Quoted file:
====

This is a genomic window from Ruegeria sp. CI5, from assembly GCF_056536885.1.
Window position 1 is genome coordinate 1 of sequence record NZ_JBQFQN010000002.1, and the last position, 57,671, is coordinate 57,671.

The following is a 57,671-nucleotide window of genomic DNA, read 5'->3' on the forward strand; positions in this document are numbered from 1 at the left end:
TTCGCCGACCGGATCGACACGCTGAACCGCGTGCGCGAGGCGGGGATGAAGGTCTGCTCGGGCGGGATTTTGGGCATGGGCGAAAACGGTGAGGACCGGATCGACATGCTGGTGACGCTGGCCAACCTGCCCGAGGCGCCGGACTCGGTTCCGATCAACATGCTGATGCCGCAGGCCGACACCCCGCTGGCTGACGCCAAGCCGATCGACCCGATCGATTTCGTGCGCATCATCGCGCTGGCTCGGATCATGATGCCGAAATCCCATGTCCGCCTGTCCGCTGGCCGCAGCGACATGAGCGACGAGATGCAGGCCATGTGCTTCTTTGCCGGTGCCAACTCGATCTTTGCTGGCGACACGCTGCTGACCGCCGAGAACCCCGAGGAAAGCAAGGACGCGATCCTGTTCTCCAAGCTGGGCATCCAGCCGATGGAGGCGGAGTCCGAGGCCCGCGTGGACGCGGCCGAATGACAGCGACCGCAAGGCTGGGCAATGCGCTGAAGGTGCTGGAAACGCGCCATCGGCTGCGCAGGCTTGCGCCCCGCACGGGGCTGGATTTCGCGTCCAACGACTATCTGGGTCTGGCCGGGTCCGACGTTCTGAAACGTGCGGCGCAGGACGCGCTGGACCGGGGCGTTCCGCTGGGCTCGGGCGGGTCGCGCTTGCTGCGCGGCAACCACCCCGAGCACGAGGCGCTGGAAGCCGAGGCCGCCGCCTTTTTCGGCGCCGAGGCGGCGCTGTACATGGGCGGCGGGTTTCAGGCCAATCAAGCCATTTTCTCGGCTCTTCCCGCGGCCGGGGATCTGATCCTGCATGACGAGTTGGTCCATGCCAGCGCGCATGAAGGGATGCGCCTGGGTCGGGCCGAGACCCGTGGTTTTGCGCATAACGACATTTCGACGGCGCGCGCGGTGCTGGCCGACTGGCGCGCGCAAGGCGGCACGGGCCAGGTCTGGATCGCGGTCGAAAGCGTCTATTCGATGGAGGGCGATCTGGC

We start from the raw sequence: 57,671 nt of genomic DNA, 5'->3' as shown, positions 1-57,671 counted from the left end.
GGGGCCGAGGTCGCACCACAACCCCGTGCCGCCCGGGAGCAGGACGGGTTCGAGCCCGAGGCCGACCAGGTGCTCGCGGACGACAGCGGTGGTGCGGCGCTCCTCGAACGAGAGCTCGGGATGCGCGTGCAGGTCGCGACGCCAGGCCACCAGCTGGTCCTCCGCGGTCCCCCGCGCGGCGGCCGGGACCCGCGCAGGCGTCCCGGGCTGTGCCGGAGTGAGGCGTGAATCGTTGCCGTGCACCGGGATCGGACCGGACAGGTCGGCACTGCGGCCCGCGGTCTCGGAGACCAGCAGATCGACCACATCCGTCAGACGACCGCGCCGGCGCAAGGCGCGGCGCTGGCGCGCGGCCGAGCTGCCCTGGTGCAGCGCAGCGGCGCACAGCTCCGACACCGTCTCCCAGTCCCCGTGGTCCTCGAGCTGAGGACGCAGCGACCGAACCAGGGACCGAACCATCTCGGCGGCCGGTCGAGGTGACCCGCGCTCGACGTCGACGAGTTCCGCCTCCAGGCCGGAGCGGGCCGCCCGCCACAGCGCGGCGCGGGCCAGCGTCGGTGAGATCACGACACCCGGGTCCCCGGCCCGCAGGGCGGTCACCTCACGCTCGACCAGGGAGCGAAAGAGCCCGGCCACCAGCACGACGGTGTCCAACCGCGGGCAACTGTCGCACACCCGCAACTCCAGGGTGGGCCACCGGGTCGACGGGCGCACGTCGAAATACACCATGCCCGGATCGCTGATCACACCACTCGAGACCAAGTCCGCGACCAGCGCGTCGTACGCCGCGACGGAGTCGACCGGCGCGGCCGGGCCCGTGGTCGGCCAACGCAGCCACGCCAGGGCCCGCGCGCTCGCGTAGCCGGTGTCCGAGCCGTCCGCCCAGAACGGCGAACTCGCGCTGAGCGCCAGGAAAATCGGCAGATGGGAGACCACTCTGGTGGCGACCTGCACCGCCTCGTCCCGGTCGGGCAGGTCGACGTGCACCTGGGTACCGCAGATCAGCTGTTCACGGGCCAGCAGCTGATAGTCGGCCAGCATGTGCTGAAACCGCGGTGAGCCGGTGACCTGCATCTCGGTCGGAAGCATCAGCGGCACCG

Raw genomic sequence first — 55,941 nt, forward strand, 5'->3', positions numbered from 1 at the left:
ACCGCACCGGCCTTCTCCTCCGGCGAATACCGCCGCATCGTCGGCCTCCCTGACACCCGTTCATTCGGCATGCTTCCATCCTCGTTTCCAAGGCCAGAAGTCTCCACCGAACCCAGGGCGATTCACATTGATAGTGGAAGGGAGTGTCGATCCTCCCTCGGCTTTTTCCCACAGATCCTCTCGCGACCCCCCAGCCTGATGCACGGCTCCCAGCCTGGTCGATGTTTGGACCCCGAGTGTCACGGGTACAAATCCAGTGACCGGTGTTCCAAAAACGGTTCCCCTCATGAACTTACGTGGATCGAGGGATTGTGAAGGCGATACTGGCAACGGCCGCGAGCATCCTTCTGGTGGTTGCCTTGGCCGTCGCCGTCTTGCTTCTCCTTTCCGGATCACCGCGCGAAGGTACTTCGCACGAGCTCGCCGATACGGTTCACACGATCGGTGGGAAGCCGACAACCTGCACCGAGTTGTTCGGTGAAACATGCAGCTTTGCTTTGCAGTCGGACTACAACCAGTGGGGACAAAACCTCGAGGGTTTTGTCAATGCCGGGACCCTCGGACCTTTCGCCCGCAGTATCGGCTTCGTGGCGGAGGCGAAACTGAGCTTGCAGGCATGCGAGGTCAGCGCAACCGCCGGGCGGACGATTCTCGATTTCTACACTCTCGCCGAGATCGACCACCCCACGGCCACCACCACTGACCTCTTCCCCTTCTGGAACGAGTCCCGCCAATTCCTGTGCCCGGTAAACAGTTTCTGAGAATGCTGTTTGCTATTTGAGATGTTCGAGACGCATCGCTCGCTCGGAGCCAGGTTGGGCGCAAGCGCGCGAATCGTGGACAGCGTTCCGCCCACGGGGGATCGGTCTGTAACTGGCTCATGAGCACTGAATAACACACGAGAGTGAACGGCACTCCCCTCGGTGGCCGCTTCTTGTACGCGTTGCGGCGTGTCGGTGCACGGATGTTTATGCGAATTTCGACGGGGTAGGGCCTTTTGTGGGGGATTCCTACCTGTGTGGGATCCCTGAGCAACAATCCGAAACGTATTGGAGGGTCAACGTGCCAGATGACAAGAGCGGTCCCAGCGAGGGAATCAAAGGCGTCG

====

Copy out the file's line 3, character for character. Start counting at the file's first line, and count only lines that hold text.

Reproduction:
The following is a 57,671-nucleotide window of genomic DNA, read 5'->3' on the forward strand; positions in this document are numbered from 1 at the left end: